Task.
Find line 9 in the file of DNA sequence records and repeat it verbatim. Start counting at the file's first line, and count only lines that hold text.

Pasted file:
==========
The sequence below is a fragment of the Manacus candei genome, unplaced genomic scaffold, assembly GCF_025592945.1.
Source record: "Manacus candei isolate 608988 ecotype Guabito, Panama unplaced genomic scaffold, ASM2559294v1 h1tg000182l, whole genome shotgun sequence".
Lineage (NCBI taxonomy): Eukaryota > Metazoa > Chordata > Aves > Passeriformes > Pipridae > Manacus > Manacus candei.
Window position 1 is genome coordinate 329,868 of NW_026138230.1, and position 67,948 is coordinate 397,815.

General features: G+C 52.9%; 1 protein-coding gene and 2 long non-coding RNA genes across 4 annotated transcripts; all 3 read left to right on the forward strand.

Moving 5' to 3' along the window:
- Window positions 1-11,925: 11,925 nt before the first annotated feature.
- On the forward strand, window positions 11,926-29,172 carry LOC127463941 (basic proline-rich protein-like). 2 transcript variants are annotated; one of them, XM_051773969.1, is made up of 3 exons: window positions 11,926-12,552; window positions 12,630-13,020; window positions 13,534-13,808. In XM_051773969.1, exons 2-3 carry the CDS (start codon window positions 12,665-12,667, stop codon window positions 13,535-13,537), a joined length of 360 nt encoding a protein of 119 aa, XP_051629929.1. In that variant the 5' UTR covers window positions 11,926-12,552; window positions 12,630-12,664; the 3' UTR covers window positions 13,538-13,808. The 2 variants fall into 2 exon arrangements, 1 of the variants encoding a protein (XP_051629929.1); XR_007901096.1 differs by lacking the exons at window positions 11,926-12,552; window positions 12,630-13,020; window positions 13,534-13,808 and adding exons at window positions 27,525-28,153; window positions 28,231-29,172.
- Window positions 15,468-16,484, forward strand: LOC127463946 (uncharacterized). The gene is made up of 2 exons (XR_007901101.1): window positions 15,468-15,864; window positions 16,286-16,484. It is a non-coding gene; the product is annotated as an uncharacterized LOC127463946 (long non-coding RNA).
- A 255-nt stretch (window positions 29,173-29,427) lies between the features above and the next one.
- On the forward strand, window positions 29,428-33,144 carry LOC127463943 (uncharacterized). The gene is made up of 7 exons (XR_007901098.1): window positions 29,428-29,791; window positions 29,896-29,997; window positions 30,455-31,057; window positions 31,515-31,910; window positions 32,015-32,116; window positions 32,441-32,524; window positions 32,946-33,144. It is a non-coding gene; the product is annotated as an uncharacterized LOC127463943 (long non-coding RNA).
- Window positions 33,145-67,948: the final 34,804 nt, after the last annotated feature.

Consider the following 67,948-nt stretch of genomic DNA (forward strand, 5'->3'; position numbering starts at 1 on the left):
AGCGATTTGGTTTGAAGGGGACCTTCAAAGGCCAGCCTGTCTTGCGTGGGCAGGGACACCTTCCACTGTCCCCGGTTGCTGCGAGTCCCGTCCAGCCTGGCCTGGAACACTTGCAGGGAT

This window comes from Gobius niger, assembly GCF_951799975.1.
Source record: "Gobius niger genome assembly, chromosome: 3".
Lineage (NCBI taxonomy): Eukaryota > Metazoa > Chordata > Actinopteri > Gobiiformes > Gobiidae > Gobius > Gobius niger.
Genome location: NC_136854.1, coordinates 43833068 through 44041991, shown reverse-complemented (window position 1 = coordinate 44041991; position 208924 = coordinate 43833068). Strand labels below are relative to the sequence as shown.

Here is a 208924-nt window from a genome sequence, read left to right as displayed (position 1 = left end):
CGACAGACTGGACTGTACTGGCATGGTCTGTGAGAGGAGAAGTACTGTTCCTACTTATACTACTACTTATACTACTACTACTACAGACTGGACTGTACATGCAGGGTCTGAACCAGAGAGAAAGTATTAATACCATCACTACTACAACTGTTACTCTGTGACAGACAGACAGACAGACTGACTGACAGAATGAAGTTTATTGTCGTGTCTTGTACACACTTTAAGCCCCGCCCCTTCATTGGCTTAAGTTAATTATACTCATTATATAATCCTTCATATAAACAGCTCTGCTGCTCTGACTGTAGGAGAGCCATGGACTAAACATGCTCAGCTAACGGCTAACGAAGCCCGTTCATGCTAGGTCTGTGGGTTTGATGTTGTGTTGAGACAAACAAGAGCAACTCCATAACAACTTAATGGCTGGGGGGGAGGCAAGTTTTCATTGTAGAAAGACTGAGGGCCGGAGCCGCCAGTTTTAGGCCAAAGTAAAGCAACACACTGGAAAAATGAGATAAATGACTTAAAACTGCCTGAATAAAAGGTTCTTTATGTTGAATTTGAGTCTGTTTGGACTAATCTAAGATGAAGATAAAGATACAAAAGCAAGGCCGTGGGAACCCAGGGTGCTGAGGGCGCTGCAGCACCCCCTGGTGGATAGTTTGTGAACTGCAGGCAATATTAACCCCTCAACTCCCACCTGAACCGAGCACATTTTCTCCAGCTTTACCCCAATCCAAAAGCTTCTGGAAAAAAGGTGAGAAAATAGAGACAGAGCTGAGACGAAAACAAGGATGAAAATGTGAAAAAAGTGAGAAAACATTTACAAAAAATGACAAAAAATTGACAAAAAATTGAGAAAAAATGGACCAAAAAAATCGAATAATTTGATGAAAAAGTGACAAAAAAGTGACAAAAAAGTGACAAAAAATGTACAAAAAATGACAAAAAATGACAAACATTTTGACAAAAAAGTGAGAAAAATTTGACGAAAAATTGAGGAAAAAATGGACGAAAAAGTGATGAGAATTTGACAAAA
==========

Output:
- Window positions 15,468-16,484, forward strand: LOC127463946 (uncharacterized). The gene is made up of 2 exons (XR_007901101.1): window positions 15,468-15,864; window positions 16,286-16,484. It is a non-coding gene; the product is annotated as an uncharacterized LOC127463946 (long non-coding RNA).